LEGAL action is to be taken to gain voice recordings from a North Sea helicopter which crashed and killed a South Tyneside man.
Oil worker George Allison, 57, who was originally from South Shields, died along with three others, when a Super Puma helicopter plunged into the sea two miles west of Sumburgh Airport on Scotland’s Shetland Islands, on August 23 last year.
The Air Accidents Investigation Branch (AAIB) says it has found no evidence of technical failure in the helicopter, which was carrying 16 passengers and two crew.
However, Scotland’s independent public prosecution service, the Crown Office, which is also investigating the case, wants access to the cockpit voice recorded data.
In what is being described as a rare legal move, the Crown Office is expected to petition the Court of Session with the aim of recovering material which is held by the AAIB. A spokesman said: “After a helicopter crash off Sumburgh on August 23, 2013 in which four people died, Crown Office began an investigation into the cause of the deaths.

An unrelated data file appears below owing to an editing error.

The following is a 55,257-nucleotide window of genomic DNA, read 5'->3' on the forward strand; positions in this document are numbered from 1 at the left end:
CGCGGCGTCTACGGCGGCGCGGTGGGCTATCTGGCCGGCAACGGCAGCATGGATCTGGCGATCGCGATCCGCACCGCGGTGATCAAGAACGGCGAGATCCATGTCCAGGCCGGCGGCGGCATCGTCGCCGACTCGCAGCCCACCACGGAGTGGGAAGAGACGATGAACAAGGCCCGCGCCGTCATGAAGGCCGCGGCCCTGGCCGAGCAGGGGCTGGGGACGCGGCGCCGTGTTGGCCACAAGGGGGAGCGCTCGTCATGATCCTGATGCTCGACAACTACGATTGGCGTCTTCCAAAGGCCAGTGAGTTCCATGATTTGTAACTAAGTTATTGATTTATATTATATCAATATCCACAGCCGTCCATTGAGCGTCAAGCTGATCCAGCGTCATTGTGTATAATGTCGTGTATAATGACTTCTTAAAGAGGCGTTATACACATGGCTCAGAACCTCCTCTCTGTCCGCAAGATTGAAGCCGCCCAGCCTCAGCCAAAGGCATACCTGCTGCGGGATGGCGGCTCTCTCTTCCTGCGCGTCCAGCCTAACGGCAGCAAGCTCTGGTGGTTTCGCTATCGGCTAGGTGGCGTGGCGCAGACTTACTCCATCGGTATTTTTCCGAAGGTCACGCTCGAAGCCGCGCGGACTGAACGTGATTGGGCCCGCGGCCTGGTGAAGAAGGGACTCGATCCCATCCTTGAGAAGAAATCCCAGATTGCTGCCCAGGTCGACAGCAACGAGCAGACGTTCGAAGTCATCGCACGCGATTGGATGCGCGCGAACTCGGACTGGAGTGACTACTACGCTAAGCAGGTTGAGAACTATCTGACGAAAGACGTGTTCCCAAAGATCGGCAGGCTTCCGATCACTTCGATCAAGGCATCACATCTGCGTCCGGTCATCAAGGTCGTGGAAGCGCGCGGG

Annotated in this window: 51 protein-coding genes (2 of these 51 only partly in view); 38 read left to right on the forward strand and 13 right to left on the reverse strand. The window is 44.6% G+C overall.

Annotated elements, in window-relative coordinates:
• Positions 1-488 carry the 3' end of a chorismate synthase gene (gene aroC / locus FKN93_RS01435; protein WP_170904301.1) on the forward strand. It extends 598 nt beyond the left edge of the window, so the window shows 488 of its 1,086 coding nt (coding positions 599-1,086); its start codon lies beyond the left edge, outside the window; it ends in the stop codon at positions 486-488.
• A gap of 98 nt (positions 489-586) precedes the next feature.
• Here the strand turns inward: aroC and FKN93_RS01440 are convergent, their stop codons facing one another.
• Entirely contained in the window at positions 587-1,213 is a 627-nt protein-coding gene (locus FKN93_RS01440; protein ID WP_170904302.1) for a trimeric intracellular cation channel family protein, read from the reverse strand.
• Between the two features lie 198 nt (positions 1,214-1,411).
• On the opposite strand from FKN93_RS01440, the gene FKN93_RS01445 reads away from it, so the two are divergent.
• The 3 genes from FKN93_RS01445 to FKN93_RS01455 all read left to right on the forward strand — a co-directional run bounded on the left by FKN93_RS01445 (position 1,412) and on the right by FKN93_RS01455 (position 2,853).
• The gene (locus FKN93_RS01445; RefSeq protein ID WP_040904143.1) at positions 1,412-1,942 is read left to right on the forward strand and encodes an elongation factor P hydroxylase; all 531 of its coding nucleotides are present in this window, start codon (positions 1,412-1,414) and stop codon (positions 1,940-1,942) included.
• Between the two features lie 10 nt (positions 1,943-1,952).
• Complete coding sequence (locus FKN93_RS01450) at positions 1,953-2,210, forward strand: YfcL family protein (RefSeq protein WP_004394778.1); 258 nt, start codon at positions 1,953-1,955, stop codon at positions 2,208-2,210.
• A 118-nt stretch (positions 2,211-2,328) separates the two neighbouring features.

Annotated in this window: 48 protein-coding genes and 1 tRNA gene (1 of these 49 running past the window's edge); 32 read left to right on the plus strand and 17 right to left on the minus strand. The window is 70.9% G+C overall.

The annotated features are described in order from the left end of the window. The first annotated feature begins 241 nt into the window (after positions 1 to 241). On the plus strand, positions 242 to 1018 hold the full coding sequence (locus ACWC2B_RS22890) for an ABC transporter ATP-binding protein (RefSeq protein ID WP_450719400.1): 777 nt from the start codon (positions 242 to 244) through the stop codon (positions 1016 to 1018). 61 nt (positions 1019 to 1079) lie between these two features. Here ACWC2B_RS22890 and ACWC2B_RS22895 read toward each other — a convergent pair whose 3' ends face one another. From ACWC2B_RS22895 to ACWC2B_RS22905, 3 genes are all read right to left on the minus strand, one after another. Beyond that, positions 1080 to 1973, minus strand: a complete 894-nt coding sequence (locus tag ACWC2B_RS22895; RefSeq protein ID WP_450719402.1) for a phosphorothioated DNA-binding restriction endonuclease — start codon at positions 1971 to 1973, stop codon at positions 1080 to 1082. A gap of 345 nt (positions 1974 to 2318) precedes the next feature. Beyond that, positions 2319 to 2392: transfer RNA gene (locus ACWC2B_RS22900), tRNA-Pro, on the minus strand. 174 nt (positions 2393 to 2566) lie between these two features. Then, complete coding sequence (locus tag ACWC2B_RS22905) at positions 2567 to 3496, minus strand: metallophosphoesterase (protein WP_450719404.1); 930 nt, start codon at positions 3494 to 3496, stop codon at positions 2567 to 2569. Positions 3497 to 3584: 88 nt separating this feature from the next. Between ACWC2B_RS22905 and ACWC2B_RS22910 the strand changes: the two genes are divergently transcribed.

“The investigation is ongoing, and the families of those who died will continue to be updated in relation to any significant developments.”
Blackbox recorders are normally retained by AAIB during safety investigations, but a court can rule they should be handed over if it considers it to be in the public interest.
The crash en route to Sumburgh Airport also claimed the lives of 45-year-old Sarah Darnley from Elgin, Moray, Gary McCrossan, 59, from Inverness, and Duncan Munro, 46, from Bishop Auckland in County Durham.
An AAIB spokesman said: “Regulations allow for the release of this type of information if a court decides it is in the public interest to do so.
“The court has yet to make its decision in this case.”